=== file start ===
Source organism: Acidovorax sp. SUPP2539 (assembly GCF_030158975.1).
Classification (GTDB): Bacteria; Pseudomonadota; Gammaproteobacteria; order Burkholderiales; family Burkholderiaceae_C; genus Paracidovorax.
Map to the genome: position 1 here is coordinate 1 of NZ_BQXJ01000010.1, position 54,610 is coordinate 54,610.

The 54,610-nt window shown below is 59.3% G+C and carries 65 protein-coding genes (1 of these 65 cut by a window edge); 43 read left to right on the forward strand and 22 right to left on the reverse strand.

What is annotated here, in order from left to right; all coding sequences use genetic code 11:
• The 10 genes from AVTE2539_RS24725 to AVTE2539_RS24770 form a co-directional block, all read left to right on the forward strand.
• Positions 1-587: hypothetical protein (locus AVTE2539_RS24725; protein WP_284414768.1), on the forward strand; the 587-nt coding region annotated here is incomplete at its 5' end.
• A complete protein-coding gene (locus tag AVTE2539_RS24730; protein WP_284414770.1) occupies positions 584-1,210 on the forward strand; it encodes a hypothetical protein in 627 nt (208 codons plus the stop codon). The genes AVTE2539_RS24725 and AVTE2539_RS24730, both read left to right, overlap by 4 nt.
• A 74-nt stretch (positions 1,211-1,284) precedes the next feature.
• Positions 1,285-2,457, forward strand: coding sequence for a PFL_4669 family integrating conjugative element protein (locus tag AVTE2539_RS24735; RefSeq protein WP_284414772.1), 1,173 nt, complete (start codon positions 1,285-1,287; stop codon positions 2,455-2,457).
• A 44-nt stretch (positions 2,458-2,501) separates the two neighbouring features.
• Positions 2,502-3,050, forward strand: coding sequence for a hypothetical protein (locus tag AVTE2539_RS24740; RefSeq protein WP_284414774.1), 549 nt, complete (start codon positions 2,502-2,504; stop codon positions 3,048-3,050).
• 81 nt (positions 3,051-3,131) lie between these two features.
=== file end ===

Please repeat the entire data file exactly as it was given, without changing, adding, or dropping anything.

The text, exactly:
Source organism: Acidovorax sp. SUPP2539 (assembly GCF_030158975.1).
Classification (GTDB): Bacteria; Pseudomonadota; Gammaproteobacteria; order Burkholderiales; family Burkholderiaceae_C; genus Paracidovorax.
Map to the genome: position 1 here is coordinate 1 of NZ_BQXJ01000010.1, position 54,610 is coordinate 54,610.

The 54,610-nt window shown below is 59.3% G+C and carries 65 protein-coding genes (1 of these 65 cut by a window edge); 43 read left to right on the forward strand and 22 right to left on the reverse strand.

What is annotated here, in order from left to right; all coding sequences use genetic code 11:
• The 10 genes from AVTE2539_RS24725 to AVTE2539_RS24770 form a co-directional block, all read left to right on the forward strand.
• Positions 1-587: hypothetical protein (locus AVTE2539_RS24725; protein WP_284414768.1), on the forward strand; the 587-nt coding region annotated here is incomplete at its 5' end.
• A complete protein-coding gene (locus tag AVTE2539_RS24730; protein WP_284414770.1) occupies positions 584-1,210 on the forward strand; it encodes a hypothetical protein in 627 nt (208 codons plus the stop codon). The genes AVTE2539_RS24725 and AVTE2539_RS24730, both read left to right, overlap by 4 nt.
• A 74-nt stretch (positions 1,211-1,284) precedes the next feature.
• Positions 1,285-2,457, forward strand: coding sequence for a PFL_4669 family integrating conjugative element protein (locus tag AVTE2539_RS24735; RefSeq protein WP_284414772.1), 1,173 nt, complete (start codon positions 1,285-1,287; stop codon positions 2,455-2,457).
• A 44-nt stretch (positions 2,458-2,501) separates the two neighbouring features.
• Positions 2,502-3,050, forward strand: coding sequence for a hypothetical protein (locus tag AVTE2539_RS24740; RefSeq protein WP_284414774.1), 549 nt, complete (start codon positions 2,502-2,504; stop codon positions 3,048-3,050).
• 81 nt (positions 3,051-3,131) lie between these two features.